On this day in 1969, a hero receives the Medal of Honor. Jack Howard Jacobs was a self-described “city kid” from Brooklyn who never expected to become a military hero.
He was, however, the son of a World War II veteran, and he knew the importance of service. He signed up for the Army after graduating from Rutgers because “it was my obligation to serve,” but he expected “that I would serve three years, and then get out and go to law school.”
Twenty-one years later, he was still in the Army.
Jacobs’s Medal action came on March 9, 1968, as he served in an advisory capacity to a battalion of South Vietnamese. They’d been pursuing a particular enemy unit for months and hoped to finally launch a major attack on a critical enemy base.
It wouldn’t work out that way. The enemy had discovered the plan, and they’d prepared an ambush. Maybe worse, the scouts that were supposed to be in front of Jacobs’s group weren’t in position. “To this day I have no idea where they were,” Jacobs later shrugged.
The ambush, when it came, struck hard. Jacobs estimates that 75 men were killed or wounded in just the first 10 to 15 seconds of the attack. Jacobs was wounded, too, taking a hit to his head. He was losing a lot of blood, although he didn’t know how much.
“There are a couple of things that go through your mind,” he described. “The first is that, if you’re going to stay where you are, you’re going to die. The second thing was my perception that I was probably the only guy in a position to do anything . . . . The third was the perception that this was a genuine crisis, and something had to be done . . . [Last] the old observation by Hillel . . . . “If not you, who? And if not now, when?”
He leapt into action, ordering the men to withdraw and organizing a defensive perimeter. He was still bleeding profusely and couldn’t see out of one eye.
“I run, shoot, carry, drag, bleed,” he wrote in an autobiography. “I don’t reload but instead snatch abandoned weapons from the battlefield.”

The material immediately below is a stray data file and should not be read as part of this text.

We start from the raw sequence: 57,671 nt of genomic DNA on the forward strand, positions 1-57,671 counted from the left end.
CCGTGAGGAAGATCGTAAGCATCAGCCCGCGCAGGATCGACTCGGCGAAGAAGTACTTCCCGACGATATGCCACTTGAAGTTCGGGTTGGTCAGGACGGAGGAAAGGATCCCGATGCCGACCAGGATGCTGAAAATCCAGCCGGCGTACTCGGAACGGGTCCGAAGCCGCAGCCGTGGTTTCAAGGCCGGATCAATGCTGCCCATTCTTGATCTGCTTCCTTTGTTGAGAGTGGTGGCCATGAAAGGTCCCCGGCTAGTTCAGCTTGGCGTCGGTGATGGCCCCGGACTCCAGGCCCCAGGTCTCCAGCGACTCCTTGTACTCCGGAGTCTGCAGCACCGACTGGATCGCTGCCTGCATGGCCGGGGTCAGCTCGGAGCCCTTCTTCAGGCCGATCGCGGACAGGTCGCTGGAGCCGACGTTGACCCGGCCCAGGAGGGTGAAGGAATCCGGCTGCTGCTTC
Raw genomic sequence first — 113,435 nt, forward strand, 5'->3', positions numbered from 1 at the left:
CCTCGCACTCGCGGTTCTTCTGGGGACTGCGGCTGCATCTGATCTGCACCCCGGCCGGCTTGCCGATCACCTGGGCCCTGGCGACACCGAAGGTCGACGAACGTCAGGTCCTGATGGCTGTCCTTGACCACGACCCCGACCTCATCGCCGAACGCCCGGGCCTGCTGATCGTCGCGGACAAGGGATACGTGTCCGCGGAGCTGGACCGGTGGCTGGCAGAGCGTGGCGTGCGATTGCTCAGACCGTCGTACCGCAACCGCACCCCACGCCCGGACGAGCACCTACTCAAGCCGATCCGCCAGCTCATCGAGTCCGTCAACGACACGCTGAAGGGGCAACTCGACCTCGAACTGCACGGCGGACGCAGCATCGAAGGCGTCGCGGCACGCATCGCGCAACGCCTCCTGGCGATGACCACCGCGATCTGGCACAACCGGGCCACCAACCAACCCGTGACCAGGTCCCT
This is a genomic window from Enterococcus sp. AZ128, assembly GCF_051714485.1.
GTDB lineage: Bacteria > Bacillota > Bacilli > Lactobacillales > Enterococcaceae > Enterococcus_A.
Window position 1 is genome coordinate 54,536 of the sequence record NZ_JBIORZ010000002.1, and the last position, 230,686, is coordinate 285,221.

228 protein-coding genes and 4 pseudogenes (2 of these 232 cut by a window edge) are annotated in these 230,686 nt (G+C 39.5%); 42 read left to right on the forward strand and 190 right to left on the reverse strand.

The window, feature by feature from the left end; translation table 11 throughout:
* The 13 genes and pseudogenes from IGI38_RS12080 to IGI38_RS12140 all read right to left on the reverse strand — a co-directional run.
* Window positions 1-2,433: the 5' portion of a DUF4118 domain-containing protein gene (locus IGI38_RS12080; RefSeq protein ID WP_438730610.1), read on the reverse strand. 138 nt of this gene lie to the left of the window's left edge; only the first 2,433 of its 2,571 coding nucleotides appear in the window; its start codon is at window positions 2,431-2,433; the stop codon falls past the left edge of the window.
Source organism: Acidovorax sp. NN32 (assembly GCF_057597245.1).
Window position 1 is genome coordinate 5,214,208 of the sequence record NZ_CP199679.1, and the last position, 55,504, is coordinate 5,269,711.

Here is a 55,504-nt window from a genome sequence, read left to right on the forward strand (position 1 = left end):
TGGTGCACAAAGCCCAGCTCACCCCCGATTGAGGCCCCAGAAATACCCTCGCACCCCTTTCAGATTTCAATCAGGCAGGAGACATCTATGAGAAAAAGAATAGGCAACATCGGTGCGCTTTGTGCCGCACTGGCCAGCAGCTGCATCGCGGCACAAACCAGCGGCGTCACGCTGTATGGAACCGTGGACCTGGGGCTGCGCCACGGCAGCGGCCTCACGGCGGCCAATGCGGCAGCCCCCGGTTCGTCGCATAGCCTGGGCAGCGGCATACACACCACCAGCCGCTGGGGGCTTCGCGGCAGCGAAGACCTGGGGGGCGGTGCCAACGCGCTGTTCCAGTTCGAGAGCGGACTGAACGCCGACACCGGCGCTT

He believed that he was about to die. In an interesting twist, the seeming inevitability of death calmed him down, helping him to do what needed to be done.
He ran under fire to evacuate a seriously wounded adviser, administering lifesaving first aid. Then he ran again for the company commander, who had also been wounded. Back and forth he went, saving as many as he could.
He’s credited with saving 14 men.
“Capt. Jacobs made repeated trips across the fire-swept, open rice paddies, evacuating wounded and their weapons,” his citation concludes. “On three separate occasions, Capt. Jacobs contacted and drove off Viet Cong squads who were searching for allied wounded and weapons, single-handedly killing three and wounding several others.”
When Jacobs was finally evacuated to a field hospital, he’d lost a lot of blood and was barely hanging on. He hadn’t realized it in the moment, but he’d broken many bones in his face. More than a dozen surgeries were ultimately required to put him back together.
He never regained his sense of taste or smell.
His country was appreciative, awarding Jacobs the Medal of Honor about a year and a half later. Yet Jacobs remained humble.
“I don’t consider myself a hero, and I doubt if you’ll find very many recipients tell you that they consider themselves heroes, because they were just doing what they had to do.”
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Colonel Jack Jacobs & David Fisher, Basic: Surviving Boot Camp and Basic Training (2012)
Colonel Jack Jacobs & Douglas Century, If Not Now, When?: Duty and Sacrifice in America’s Time of Need (2008)
Jack Howard Jacobs Collection (Library of Congress)
Medal of Honor citation (Jack H. Jacobs; Vietnam)
Medal of Honor oral history (Jack H. Jacobs; Vietnam)
Peter Collier et al., Medal of Honor: Portraits of Honor beyond the Call of Duty (3d ed. 2011)